Three events in the next four weeks will determine Theresa May’s future as Prime Minister, I say in The Sun today. If May goes 0 for 3 on the Budget, the Damian Green inquiry and the EU Council then she’ll truly be on the skids. But if the Budget doesn’t unravel, Damian Green is cleared and she gets ‘sufficient progress’ to move on to trade and transition in December then she’ll be in the strongest position she’s been in since the election.
The Budget on Wednesday is the first of these tests. As I write in the magazine this week, so many Tory political tensions abound right now that it’ll be almost miraculous if it doesn’t go wrong. Not all of the blame for this can be pinned on Philip Hammond’s political tin ear.
Political Cabinet were told this week that the Tories’ main priority, beyond the overarching themes of the economy and Brexit, was ‘building the homes our country needs’. But May is resistant to the kind of planning reform that would ensure enough houses get built where people want to live.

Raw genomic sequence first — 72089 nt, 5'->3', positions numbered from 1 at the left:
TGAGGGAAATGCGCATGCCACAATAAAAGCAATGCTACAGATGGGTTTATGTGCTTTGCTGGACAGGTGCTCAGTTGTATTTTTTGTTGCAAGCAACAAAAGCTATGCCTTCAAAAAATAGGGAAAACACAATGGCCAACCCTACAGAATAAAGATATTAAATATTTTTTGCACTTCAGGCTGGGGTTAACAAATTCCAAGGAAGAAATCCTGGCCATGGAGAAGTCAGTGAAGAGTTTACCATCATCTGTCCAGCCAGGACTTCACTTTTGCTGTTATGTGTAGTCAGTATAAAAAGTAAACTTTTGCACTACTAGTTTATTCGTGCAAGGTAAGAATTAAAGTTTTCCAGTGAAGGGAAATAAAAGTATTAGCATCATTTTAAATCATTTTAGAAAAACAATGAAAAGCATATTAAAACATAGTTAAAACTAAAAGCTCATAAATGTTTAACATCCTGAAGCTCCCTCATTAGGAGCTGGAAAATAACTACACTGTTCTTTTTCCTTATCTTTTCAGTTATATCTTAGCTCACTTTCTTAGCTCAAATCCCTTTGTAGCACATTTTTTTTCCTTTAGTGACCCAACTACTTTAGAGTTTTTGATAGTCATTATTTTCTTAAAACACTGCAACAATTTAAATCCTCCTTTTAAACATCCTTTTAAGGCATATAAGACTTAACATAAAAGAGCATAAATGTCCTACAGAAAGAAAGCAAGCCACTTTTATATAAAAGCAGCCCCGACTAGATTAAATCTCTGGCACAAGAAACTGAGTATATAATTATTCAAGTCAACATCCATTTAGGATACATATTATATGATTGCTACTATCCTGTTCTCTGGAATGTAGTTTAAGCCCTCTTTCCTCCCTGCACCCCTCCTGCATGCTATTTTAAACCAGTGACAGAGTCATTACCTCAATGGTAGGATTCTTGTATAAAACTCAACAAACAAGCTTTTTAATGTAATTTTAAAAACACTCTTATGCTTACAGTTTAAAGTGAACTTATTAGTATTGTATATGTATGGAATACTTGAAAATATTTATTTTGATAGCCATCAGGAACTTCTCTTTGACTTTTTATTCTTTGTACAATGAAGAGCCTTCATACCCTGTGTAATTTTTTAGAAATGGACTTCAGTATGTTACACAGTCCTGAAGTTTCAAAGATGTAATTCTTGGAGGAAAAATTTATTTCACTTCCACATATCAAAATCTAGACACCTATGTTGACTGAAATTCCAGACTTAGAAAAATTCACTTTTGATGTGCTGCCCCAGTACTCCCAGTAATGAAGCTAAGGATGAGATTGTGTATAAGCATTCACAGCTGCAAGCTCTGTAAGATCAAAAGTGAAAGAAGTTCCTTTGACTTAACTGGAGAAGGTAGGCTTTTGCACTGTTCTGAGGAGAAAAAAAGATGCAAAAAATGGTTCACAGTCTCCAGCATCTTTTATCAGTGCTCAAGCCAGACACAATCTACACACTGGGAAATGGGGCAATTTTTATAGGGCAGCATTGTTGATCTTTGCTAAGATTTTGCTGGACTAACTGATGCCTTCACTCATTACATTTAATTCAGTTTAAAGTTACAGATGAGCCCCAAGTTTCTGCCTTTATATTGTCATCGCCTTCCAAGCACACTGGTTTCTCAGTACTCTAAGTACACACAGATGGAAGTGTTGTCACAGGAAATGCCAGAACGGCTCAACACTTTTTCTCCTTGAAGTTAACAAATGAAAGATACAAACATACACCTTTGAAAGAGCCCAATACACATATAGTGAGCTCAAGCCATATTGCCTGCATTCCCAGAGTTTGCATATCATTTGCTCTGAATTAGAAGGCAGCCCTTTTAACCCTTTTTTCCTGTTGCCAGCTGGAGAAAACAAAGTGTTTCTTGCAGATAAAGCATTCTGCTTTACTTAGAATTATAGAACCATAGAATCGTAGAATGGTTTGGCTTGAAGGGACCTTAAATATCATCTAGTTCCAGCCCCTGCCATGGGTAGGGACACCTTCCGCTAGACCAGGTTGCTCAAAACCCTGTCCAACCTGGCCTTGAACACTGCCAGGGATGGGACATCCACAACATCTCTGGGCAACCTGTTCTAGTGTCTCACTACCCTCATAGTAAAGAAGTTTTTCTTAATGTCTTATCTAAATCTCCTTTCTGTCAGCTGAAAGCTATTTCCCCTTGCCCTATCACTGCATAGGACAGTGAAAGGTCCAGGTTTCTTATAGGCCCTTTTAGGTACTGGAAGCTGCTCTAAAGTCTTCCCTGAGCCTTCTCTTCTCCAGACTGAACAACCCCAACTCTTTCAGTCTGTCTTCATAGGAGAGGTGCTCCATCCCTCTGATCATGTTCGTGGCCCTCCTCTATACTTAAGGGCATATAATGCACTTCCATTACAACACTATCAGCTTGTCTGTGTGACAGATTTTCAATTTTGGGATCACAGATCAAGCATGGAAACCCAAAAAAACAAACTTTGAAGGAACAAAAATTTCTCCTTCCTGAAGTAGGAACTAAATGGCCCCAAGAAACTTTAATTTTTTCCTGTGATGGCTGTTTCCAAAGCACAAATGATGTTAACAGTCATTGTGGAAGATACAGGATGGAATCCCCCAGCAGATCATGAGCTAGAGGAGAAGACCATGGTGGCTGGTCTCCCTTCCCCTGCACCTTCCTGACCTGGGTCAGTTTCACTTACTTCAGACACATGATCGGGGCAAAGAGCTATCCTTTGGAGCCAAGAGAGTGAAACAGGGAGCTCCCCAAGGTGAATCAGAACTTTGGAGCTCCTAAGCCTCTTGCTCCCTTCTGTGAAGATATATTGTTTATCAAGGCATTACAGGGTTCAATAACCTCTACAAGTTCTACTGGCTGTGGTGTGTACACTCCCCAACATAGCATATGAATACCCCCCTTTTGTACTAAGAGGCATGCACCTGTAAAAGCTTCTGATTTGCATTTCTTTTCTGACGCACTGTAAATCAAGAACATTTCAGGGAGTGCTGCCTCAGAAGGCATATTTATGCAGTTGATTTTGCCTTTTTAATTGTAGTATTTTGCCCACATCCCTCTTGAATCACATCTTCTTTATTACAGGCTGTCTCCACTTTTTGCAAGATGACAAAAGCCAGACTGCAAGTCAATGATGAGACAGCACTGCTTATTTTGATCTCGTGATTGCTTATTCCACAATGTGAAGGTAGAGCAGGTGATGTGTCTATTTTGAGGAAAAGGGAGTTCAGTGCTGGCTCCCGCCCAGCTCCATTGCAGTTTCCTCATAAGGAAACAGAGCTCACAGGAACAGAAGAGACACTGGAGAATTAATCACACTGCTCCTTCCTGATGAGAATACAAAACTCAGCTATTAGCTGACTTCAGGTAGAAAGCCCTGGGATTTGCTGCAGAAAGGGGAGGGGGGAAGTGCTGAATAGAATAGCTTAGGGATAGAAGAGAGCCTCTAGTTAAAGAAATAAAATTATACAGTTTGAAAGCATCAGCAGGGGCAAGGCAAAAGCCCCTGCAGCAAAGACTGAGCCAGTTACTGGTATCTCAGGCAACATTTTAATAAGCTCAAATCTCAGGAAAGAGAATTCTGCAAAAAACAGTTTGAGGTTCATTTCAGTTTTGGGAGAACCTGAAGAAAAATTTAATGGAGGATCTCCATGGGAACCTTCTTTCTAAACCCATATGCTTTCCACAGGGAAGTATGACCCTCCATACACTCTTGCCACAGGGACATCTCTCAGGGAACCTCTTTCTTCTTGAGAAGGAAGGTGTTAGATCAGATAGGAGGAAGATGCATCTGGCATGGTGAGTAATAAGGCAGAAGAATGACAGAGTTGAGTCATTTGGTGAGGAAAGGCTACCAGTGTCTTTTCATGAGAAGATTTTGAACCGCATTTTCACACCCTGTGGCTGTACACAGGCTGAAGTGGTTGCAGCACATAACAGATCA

I am told that May has even knocked on the head a plan that would see houses allowed to be built within half a mile of train stations in the green belt in areas of high demand. This small change would have led to tens of thousands of much needed new homes in London and the south east. But even this was too much for Number 10.
If Theresa May wants to make fixing the housing crisis her political mission, then she is going to have to do planning reform at some point. If she doesn’t, she’ll never—to borrow a phrase—make sufficient progress to fix this problem.